Facebook Photos and Media Freeloading: An Unfair Deal

The user-oriented approach to copyright law expressed in CCH Canadian Ltd. v. Law Society of Upper Canada cannot be used to justify media freeloading under the guise of fair dealing.  After the death of Stefanie Rengel, four major Toronto newspapers ran photos of the victim that were taken from Facebook.  Does this practice falls under fair dealing or freeloading?  Applying the facts of this case to the six factors of fairness outlined in CCH, it is evident that this practice does not constitute fair dealing.  

The publishers’ use of the photos may fall under one of the enumerated grounds of fair dealing.  The newspapers could argue that their use of the photos is for the purposes of “news reporting” under Sec. 29.2 of the Copyright Act, provided that they sufficiently acknowledge the source of the photo.  The analysis would then move to the second prong – whether this dealing can be considered “fair.”  


The purpose of this dealing was to relay a current event, even if it is in a commercial context.  However, one could also argue that the purpose of including a picture of the victim was to sell more newspapers.


The publishing of the victim’s photos in major newspapers around the city ensured that multiple copies were made and widely distributed.  To recognize such a practice as an industry custom/practice would allow large publishers to freely use people’s photos without consent in future news stories.  


Fair dealing can be applied even if the whole work is copied, as is the case with photographs (Allen v. Toronto Star).  


Instead of taking the photos from Facebook without the owner’s consent, the newspapers could have waited for Toronto Police Services or the victim’s family to release pictures.  Even if there were no non-copyrighted works available as an alternative, the use of the victim’s photos was not reasonably necessary to achieve the “ultimate purpose” of news reporting.  The newspapers could have just as easily reported the story without the photo.  This is distinguished from the fact scenario in Allen, where the use of the photo in question was necessary for comparison.  The image contrast was the thrust of that article, while it was not the case here.  

Nature of the Work

While the victim’s pictures were not confidential in nature, they were also not meant to be as widely disseminated as they were.  This is exacerbated by the fact that the pictures were used without the consent of the victim’s family.  

Effect on the Work

While there was no market substitution here, the widespread distribution of these pictures has the potential to inflict considerable emotional anguish on the victim’s family and friends.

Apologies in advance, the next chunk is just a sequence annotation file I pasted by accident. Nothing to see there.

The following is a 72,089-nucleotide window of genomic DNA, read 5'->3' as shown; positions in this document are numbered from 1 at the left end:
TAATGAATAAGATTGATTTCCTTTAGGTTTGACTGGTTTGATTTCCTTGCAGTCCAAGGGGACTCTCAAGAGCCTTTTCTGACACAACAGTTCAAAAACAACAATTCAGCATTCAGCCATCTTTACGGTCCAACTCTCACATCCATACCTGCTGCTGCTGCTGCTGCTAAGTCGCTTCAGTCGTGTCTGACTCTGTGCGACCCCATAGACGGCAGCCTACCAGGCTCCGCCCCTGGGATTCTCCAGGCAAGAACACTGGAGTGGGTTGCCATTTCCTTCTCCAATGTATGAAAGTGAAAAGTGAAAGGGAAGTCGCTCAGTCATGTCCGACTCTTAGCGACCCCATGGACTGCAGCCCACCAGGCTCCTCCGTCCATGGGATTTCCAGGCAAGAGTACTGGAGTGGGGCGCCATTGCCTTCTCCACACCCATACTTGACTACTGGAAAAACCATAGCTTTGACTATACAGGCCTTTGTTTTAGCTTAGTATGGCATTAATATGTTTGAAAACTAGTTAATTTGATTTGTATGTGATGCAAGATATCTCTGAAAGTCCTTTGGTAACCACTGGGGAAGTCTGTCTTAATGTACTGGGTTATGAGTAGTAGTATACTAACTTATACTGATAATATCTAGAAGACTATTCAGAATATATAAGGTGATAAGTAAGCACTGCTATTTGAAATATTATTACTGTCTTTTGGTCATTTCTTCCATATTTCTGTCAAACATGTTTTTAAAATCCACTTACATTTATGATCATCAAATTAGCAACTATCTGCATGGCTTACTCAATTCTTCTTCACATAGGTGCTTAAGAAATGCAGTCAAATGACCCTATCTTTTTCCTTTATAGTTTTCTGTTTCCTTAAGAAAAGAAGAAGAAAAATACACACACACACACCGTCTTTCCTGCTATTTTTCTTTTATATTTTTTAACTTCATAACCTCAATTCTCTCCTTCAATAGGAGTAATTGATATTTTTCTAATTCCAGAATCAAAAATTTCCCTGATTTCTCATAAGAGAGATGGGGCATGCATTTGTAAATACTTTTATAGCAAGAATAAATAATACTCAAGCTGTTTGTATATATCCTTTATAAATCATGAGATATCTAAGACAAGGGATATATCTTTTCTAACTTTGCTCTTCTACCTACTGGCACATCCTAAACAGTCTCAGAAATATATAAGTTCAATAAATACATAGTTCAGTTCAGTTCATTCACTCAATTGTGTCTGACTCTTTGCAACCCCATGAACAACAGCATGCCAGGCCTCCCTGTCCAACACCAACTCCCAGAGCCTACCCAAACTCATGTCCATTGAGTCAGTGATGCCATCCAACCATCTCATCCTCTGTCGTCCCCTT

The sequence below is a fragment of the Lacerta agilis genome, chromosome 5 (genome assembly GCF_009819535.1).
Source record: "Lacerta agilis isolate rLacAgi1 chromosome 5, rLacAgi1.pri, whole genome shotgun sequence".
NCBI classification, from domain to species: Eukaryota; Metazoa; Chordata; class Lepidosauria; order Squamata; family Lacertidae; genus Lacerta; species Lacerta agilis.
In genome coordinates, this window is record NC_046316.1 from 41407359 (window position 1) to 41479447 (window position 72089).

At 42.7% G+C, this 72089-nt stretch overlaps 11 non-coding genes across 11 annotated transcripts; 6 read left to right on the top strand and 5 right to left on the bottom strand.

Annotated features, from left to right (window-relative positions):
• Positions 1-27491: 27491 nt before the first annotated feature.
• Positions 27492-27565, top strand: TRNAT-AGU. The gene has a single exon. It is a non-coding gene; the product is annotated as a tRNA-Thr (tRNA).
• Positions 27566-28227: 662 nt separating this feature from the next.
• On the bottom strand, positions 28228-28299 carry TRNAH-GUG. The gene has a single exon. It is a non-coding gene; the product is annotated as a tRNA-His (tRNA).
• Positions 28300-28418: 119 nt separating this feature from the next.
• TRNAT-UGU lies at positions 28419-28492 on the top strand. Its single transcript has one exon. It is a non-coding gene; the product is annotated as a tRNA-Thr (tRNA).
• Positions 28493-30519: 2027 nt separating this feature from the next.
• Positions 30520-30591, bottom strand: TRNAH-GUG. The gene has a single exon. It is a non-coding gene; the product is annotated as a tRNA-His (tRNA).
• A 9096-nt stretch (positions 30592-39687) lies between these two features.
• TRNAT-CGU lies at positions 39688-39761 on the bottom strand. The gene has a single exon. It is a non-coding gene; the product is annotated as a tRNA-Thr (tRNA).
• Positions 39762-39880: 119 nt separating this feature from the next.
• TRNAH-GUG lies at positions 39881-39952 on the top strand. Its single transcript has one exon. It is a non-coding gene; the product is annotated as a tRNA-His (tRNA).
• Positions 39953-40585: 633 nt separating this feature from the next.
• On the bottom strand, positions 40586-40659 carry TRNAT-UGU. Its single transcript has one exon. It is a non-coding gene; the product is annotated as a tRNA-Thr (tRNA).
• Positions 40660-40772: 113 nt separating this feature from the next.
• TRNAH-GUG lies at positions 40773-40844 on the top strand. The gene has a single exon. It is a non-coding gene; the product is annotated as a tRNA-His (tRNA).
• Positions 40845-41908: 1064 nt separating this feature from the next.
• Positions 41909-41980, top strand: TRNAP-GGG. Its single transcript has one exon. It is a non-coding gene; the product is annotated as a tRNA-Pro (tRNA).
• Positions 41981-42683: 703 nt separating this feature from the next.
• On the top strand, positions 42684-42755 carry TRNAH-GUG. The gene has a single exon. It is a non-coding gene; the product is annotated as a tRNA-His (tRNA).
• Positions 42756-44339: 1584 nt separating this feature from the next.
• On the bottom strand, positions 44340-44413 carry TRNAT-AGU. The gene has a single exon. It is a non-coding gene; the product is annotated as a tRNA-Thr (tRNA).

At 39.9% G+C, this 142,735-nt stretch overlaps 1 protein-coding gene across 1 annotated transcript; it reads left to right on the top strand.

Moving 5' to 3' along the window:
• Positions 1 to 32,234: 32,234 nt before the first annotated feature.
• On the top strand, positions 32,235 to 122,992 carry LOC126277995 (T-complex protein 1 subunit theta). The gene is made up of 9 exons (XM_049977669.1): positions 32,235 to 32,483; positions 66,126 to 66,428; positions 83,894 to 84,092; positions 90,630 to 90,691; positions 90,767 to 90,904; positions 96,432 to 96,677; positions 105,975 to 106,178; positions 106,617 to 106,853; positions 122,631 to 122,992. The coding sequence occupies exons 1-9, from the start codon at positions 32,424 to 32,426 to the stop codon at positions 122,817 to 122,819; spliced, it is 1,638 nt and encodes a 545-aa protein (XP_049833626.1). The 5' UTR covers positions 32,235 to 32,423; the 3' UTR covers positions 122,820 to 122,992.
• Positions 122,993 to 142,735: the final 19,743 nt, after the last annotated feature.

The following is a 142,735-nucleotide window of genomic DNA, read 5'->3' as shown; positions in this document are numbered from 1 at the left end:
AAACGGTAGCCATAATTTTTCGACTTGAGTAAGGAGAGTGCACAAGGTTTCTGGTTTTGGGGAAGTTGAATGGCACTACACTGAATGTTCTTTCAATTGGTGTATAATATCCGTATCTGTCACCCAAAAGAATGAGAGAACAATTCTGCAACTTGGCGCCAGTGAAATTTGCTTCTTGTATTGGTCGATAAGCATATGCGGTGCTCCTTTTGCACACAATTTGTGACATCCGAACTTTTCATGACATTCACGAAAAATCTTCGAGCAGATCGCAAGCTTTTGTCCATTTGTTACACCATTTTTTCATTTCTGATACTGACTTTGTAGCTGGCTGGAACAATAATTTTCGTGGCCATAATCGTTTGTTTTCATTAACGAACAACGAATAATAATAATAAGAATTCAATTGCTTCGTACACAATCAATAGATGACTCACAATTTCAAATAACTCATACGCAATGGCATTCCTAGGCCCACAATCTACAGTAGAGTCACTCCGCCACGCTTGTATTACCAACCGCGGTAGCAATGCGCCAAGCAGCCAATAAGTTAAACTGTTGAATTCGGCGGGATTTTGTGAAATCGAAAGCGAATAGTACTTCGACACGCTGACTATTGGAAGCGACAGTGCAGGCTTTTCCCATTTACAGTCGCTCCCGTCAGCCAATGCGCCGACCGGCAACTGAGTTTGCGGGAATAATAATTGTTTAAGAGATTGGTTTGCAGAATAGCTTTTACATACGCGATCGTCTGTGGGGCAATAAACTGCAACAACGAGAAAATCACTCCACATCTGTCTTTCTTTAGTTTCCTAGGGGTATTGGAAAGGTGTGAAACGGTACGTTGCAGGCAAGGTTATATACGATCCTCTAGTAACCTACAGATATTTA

It is evident that this practice does not meet the standards of fairness set out in CCH.  Protecting the rights of the user (the publishers of large newspapers) cannot come at the expense of a victim’s interest or the privacy concerns of the millions of people on Facebook.

  1. Although many of Justin’s arguments are cogent, I feel that perhaps a more contextual and open ended application of some of the factors from CCH could bring out a different result than what was argued.

    Purpose: Although newspapers themselves may be considered commercial, their purpose in using the photos may not be. One could argue that it was to commemorate the slain teen’s life or in addition, to spread the word that she had passed away. In addition, the use could have served the function of showing support. Finally, one could argue that it was a method by which the public was able to criticize the problem of violent crime in Toronto.

    Alternatives: It is argued that the use of the photos were not reasonably necessary to achieve the ultimate purpose. Here, one could persuasively argue that it was this explicit use of the photos that adhered to the purpose of news reporting, enabling identification of the victim via photo and text.

    Nature: We do not have evidence that the photos were not meant to be widely distributed. In addition, the fact that they were on facebook greatly mitigates against this argument.

    Effect: The effect of using these photos (though it may cause anguish for family and friends) could also serve a larger function in two main ways. Firstly, the use of the photos could serve an informative function, to inform her family and friends of her death. Second, the photos could serve as a trigger in alerting potential witnesses to come forward. Many times, this along with intense media publicity is what helps investigations and/or cases progress.

    My point is that the standard of fairness articulated in the CCH case is not rigid but flexible. For every point there seems an equally strong counterpoint. It may be that what seems ‘fair’ is greatly dependent on who’s side you are on: the user or the creator.

  2. Without delving into a full analysis, the “Effect on the Work” factor considers effects “on the work,” and would not include considerations such as “emotional anguish on the victim’s family and friends.”

Comments are closed.